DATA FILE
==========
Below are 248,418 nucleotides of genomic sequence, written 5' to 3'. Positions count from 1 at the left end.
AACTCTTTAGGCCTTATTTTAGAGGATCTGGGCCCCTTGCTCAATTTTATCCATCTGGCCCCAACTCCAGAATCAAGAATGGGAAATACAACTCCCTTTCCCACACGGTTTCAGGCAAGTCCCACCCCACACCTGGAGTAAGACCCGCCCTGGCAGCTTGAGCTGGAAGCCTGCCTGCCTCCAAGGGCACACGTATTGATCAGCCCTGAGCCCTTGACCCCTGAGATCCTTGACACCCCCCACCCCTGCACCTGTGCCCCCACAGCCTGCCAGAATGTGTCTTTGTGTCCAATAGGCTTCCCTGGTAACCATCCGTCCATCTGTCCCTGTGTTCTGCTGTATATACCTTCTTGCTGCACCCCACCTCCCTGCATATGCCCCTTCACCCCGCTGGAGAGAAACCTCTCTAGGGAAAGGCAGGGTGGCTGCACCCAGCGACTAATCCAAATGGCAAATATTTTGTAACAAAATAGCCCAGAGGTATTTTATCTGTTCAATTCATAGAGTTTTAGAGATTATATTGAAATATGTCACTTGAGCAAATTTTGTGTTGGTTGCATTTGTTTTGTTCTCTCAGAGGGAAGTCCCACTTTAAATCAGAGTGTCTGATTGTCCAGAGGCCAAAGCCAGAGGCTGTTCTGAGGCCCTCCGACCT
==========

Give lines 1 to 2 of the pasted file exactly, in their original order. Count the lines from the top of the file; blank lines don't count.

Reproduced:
Below are 248,418 nucleotides of genomic sequence, written 5' to 3'. Positions count from 1 at the left end.
AACTCTTTAGGCCTTATTTTAGAGGATCTGGGCCCCTTGCTCAATTTTATCCATCTGGCCCCAACTCCAGAATCAAGAATGGGAAATACAACTCCCTTTCCCACACGGTTTCAGGCAAGTCCCACCCCACACCTGGAGTAAGACCCGCCCTGGCAGCTTGAGCTGGAAGCCTGCCTGCCTCCAAGGGCACACGTATTGATCAGCCCTGAGCCCTTGACCCCTGAGATCCTTGACACCCCCCACCCCTGCACCTGTGCCCCCACAGCCTGCCAGAATGTGTCTTTGTGTCCAATAGGCTTCCCTGGTAACCATCCGTCCATCTGTCCCTGTGTTCTGCTGTATATACCTTCTTGCTGCACCCCACCTCCCTGCATATGCCCCTTCACCCCGCTGGAGAGAAACCTCTCTAGGGAAAGGCAGGGTGGCTGCACCCAGCGACTAATCCAAATGGCAAATATTTTGTAACAAAATAGCCCAGAGGTATTTTATCTGTTCAATTCATAGAGTTTTAGAGATTATATTGAAATATGTCACTTGAGCAAATTTTGTGTTGGTTGCATTTGTTTTGTTCTCTCAGAGGGAAGTCCCACTTTAAATCAGAGTGTCTGATTGTCCAGAGGCCAAAGCCAGAGGCTGTTCTGAGGCCCTCCGACCT